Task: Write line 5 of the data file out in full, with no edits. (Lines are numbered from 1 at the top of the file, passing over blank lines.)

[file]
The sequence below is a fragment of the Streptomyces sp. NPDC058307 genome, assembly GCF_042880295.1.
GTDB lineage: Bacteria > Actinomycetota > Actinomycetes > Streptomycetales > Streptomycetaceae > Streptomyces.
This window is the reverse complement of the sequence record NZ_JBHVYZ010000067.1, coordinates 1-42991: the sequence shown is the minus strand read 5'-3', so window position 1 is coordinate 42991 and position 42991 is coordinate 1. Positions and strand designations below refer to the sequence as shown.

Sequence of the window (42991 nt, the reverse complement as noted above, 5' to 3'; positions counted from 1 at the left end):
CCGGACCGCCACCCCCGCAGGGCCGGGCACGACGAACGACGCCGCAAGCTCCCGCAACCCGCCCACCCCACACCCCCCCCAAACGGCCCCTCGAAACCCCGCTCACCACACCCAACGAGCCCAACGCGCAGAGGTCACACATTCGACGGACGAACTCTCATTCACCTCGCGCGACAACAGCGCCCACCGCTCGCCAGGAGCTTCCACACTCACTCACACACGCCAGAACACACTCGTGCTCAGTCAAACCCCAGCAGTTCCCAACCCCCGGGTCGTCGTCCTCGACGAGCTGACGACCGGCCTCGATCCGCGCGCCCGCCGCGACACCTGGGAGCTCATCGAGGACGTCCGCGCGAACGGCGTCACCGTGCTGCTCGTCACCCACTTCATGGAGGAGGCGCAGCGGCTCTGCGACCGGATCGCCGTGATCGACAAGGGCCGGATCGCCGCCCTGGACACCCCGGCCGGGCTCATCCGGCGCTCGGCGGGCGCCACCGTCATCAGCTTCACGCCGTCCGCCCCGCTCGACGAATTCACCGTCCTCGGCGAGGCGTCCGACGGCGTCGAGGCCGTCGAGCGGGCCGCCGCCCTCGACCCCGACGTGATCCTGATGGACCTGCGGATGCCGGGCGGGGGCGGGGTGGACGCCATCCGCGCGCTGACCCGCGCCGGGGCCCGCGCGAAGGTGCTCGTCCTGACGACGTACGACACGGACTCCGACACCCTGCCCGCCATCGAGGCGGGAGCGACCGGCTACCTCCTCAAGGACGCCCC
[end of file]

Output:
CCGGACCGCCACCCCCGCAGGGCCGGGCACGACGAACGACGCCGCAAGCTCCCGCAACCCGCCCACCCCACACCCCCCCCAAACGGCCCCTCGAAACCCCGCTCACCACACCCAACGAGCCCAACGCGCAGAGGTCACACATTCGACGGACGAACTCTCATTCACCTCGCGCGACAACAGCGCCCACCGCTCGCCAGGAGCTTCCACACTCACTCACACACGCCAGAACACACTCGTGCTCAGTCAAACCCCAGCAGTTCCCAACCCCCGGGTCGTCGTCCTCGACGAGCTGACGACCGGCCTCGATCCGCGCGCCCGCCGCGACACCTGGGAGCTCATCGAGGACGTCCGCGCGAACGGCGTCACCGTGCTGCTCGTCACCCACTTCATGGAGGAGGCGCAGCGGCTCTGCGACCGGATCGCCGTGATCGACAAGGGCCGGATCGCCGCCCTGGACACCCCGGCCGGGCTCATCCGGCGCTCGGCGGGCGCCACCGTCATCAGCTTCACGCCGTCCGCCCCGCTCGACGAATTCACCGTCCTCGGCGAGGCGTCCGACGGCGTCGAGGCCGTCGAGCGGGCCGCCGCCCTCGACCCCGACGTGATCCTGATGGACCTGCGGATGCCGGGCGGGGGCGGGGTGGACGCCATCCGCGCGCTGACCCGCGCCGGGGCCCGCGCGAAGGTGCTCGTCCTGACGACGTACGACACGGACTCCGACACCCTGCCCGCCATCGAGGCGGGAGCGACCGGCTACCTCCTCAAGGACGCCCC